Argonauts of the Western Pacific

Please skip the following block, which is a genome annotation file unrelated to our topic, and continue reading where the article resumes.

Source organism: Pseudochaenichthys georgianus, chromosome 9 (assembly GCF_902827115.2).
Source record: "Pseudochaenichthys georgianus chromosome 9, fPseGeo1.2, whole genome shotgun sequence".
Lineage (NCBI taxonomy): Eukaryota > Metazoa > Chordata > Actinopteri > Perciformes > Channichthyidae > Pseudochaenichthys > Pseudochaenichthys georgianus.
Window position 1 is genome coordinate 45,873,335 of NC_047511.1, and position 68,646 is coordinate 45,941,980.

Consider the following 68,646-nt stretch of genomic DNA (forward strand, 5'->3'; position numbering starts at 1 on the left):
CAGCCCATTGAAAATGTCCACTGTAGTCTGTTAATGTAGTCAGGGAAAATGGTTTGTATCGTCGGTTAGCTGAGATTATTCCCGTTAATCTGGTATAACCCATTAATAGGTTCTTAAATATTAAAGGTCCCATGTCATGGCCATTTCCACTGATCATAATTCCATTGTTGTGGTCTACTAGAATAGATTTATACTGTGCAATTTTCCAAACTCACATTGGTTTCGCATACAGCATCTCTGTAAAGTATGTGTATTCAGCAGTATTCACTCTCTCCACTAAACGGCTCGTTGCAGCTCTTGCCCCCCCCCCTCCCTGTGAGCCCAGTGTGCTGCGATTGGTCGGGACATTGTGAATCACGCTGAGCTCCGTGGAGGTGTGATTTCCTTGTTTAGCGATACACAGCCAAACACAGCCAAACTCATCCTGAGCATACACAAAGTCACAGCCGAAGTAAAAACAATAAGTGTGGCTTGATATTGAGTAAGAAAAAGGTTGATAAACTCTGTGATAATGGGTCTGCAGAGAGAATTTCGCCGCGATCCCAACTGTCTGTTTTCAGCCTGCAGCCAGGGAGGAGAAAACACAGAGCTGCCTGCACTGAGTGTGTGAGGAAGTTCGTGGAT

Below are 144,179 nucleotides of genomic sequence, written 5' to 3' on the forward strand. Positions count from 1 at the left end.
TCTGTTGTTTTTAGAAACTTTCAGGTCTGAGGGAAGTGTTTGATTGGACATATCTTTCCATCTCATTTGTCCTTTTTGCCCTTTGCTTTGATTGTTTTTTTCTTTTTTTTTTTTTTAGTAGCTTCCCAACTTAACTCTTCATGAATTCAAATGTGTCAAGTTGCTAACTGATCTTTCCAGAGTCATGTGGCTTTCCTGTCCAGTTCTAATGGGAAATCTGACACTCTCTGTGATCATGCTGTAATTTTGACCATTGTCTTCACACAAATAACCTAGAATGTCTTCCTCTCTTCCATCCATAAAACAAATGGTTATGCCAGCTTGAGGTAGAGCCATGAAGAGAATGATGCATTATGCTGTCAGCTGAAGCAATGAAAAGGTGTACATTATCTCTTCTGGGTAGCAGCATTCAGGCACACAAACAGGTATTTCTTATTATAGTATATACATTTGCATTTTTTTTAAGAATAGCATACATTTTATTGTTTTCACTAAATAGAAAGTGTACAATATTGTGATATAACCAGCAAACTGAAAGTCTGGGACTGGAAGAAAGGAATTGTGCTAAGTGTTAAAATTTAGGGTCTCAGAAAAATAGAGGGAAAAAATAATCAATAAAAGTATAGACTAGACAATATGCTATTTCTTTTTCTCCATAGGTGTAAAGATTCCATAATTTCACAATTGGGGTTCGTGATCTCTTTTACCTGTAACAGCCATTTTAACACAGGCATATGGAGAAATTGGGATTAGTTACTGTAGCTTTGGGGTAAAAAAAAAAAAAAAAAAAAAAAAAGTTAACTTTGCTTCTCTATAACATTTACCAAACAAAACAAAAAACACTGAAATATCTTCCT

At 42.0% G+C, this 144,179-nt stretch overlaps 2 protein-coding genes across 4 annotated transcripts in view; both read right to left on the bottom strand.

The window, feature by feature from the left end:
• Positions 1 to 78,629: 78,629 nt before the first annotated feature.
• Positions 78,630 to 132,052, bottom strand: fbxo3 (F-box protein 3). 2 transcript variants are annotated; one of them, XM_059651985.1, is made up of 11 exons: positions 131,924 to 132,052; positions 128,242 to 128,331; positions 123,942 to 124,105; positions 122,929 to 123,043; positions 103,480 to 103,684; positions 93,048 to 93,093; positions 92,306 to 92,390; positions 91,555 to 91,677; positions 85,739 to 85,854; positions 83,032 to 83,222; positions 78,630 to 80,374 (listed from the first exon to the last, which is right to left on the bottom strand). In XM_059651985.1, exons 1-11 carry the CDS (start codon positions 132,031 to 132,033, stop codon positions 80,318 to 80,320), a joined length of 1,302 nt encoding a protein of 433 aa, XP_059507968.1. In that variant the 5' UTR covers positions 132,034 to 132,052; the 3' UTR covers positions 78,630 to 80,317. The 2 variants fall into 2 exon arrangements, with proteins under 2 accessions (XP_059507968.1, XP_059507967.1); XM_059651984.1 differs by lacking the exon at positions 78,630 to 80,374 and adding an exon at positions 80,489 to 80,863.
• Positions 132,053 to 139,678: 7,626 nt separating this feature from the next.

Bronislaw Malinowski's pathbreaking Argonauts of the Western Pacific is at once a detailed account of exchange in the Melanesian islands and a manifesto of a modernist anthropology. Malinowski argued that the goal of which the ethnographer should never lose sight is 'to grasp the native's point of view, his relation to life, to realise his vision of his world.' Through vivid evocations of Kula life, including the building and launching of canoes, fishing expeditions and the role of myth and magic amongst the Kula people, Malinowski brilliantly describes an inter-island system of exchange - from gifts from father to son to swapping fish for yams - around which an entire community revolves. A classic of anthropology that did much to establish the primacy of painstaking fieldwork over the earlier anecdotal reports of travel writers, journalists and missionaries, it is a compelling insight into a world now largely lost from view.a With a new foreword by Adam Kuper.
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